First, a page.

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The 5 Best Television Drama Episodes of 2014

By Dustin Rowles | Seriously Random Lists | December 22, 2014 |


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There were a lot of great episodes of 2014, and this list of the best drama episodes could’ve easily been the best 10 or 20 or even 25 episodes of the year. But where is the fun in that? By limiting ourselves to five episodes, we single out those episodes that will truly be remembered five years from now, or ten years, or more. These are the episodes that stuck with us the most in 2014. They are the ones that clung to our souls. They are the episodes that crushed us. Sure, The Americans season finale was great, and yes, the Mason Verger episode of Hannibal was shocking, and there were even a couple episodes of The Walking Dead that snatched our breath away. But these? These were 2014’s classic episodes.

Game of Thrones, “The Mountain and the Viper” — Let’s admit that, while it was a great overall fourth season of Game of Thrones, some of the individual episodes were not quite as good as we’d hoped. The Purple Wedding was fantastic, but a relative letdown compared to the Red Wedding. The finale was rushed and messy, and the Battle of the Wall was awesome to watch, but lacking in substance. On the other hand, the Trial by Combat between The Mountain and the Viper lived up to absolutely every expectation both the book readers and non-book readers had. It was a legitimately epic episode of television that culminated in one of the most shocking, gruesome deaths that premium cable has ever seen.

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Mad Men, “A Day’s Work” — It was a stellar overall first half of the final season of Mad Men (save for a slightly subpar premiere episode), but “A Day’s Work” was the finest episode this year. It was a turning point for Don Draper, who reconnected with his daughter, Sally, over a Valentine’s Day meeting in a diner. Don made a decision in that episode to finally be honest with his daughter, a decision that would he’d continue to make all season long, leading to his professional and personal rebound. It was not just a great episode for Don, however. It was Peggy’s “Masturbate gloomily” episode, and even better, it was the episode that prominently featured Dawn, who inadvertently helped to reveal Lou Avery as the despicable human being we came to know him as for the rest of the season.

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Fargo, “Buridan’s Ass” — It’s tough to pick the best episode of Fargo in its debut season, among so many, but while the pilot was brilliant, and the finale perfect, it was the sixth episode of the season that demonstrated that Fargo was not f**king around. That was the episode where fish fell from the sky, ultimately killing Stavros’ son (it was also the last we saw of Oliver Platt); the episode where Lester set Don Chumph (Glenn Howerton) up to be blown to bits by a SWAT Team; and the episode where a cunning Lester slipped out of the hospital and framed his brother for the murder of Lester’s wife. But the moment that took our breath away and left us shaky was when Colin Hanks’ Gus, in pursuit of Malvo, accidentally shot Molly, knocking our hearts into our stomach, leaving us crippled and fetal. It was the biggest “OH SHIT” moment of 2014.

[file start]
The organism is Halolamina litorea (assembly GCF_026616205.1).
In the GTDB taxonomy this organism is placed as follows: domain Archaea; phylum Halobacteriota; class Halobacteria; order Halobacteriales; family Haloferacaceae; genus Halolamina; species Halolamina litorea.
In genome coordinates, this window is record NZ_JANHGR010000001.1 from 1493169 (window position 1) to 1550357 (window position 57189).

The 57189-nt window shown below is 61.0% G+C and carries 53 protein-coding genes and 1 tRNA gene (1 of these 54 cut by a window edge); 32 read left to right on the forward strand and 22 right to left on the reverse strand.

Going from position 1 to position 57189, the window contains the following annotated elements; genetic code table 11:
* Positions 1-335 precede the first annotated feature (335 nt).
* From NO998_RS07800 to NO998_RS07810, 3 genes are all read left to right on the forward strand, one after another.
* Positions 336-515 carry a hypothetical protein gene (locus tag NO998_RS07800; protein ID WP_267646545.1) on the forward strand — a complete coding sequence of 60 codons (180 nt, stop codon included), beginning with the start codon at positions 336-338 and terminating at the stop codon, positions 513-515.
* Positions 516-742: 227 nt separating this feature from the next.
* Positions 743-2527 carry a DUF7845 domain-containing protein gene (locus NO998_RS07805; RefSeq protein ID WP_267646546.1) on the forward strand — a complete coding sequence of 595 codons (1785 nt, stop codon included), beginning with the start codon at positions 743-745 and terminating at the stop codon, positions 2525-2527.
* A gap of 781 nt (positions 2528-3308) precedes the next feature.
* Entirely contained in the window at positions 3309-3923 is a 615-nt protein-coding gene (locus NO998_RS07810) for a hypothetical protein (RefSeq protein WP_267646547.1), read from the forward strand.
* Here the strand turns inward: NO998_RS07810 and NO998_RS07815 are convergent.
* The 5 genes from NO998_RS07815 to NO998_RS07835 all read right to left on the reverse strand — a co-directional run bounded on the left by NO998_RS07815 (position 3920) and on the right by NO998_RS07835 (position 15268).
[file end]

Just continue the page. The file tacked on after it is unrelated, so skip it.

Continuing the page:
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True Detective, “Locked Room” — True Detective was strong out the gate, buoyed by the performances of Matthew McConaughey and Woody Harrelson. Along with Fargo, the Nic Pizzolatto series was the best of 2014. While “The Secret Fate of All Life” might have featured McConaughey’s best monologue — the “Time is a Flat Circle” speech — it was “Locked Room” that transformed True Detective from an interesting experiment into must-fucking-watch television. The “Life is a Dream” speech at the end, which concluded with the mysterious Reggie Ledoux in his underwear wearing a gas mask instantly hooked anyone who watch watching. That’s when everything shifted. That was the moment when True Detective made us its bitch.

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The Good Wife, “Last Call” — Danger Guerrero — one of the writers over on Uproxx — and I were having a conversation the other day about where we were when Will Gardner died on The Good Wife. I could remember with total clarity where I was sitting, what time of day it was, and exactly how I felt when it became apparent that Will getting shot was not a trick The Good Wife was playing on us where Will somehow pull through. We saw his corpse. Will Gardner was dead. One of the main characters — and the leading romantic interest of Alicia Florrick — was written off the show without a bit of warning. There was no foreshadowing. We had no idea it was coming. It was, to my mind, the most surprising death on any show since the first season of Game of Thrones, but maybe even more surprising because The Good Wife is not even the kind of show where people are killed off, much less murdered. It was devastating. I flipped, calling it “completely fucking unacceptable.” Even Retta from Parks and Recreation has to be consoled by Josh Charles, who plays Will Gardner. It was a completely gutting death and miraculous in that, in this day and age, the series managed to keep a death a surprise until it actually happened.

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